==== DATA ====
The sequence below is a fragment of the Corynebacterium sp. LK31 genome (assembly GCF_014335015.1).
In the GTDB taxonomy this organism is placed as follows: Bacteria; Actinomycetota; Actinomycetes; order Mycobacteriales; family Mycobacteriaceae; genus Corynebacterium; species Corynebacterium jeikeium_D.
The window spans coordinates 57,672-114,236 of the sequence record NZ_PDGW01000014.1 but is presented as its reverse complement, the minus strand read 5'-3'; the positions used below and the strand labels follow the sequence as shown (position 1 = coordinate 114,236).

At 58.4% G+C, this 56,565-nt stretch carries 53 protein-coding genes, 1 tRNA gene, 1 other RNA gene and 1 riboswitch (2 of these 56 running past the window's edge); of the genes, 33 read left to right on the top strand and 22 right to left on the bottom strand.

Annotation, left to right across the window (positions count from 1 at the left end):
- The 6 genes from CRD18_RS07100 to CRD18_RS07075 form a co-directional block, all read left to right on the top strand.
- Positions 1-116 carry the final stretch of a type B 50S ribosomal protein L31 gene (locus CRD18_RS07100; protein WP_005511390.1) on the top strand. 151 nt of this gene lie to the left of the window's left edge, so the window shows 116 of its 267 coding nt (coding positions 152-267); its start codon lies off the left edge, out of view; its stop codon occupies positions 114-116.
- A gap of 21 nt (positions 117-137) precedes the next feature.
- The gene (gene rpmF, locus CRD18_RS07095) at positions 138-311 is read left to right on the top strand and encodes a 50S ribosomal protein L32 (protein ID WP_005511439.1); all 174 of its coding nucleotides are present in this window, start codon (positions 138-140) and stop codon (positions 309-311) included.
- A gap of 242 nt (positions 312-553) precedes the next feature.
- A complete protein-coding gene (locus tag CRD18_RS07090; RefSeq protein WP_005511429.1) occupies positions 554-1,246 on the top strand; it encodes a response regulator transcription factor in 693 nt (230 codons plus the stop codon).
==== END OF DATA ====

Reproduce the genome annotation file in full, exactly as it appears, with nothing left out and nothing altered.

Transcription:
The sequence below is a fragment of the Corynebacterium sp. LK31 genome (assembly GCF_014335015.1).
In the GTDB taxonomy this organism is placed as follows: Bacteria; Actinomycetota; Actinomycetes; order Mycobacteriales; family Mycobacteriaceae; genus Corynebacterium; species Corynebacterium jeikeium_D.
The window spans coordinates 57,672-114,236 of the sequence record NZ_PDGW01000014.1 but is presented as its reverse complement, the minus strand read 5'-3'; the positions used below and the strand labels follow the sequence as shown (position 1 = coordinate 114,236).

At 58.4% G+C, this 56,565-nt stretch carries 53 protein-coding genes, 1 tRNA gene, 1 other RNA gene and 1 riboswitch (2 of these 56 running past the window's edge); of the genes, 33 read left to right on the top strand and 22 right to left on the bottom strand.

Annotation, left to right across the window (positions count from 1 at the left end):
- The 6 genes from CRD18_RS07100 to CRD18_RS07075 form a co-directional block, all read left to right on the top strand.
- Positions 1-116 carry the final stretch of a type B 50S ribosomal protein L31 gene (locus CRD18_RS07100; protein WP_005511390.1) on the top strand. 151 nt of this gene lie to the left of the window's left edge, so the window shows 116 of its 267 coding nt (coding positions 152-267); its start codon lies off the left edge, out of view; its stop codon occupies positions 114-116.
- A gap of 21 nt (positions 117-137) precedes the next feature.
- The gene (gene rpmF, locus CRD18_RS07095) at positions 138-311 is read left to right on the top strand and encodes a 50S ribosomal protein L32 (protein ID WP_005511439.1); all 174 of its coding nucleotides are present in this window, start codon (positions 138-140) and stop codon (positions 309-311) included.
- A gap of 242 nt (positions 312-553) precedes the next feature.
- A complete protein-coding gene (locus tag CRD18_RS07090; RefSeq protein WP_005511429.1) occupies positions 554-1,246 on the top strand; it encodes a response regulator transcription factor in 693 nt (230 codons plus the stop codon).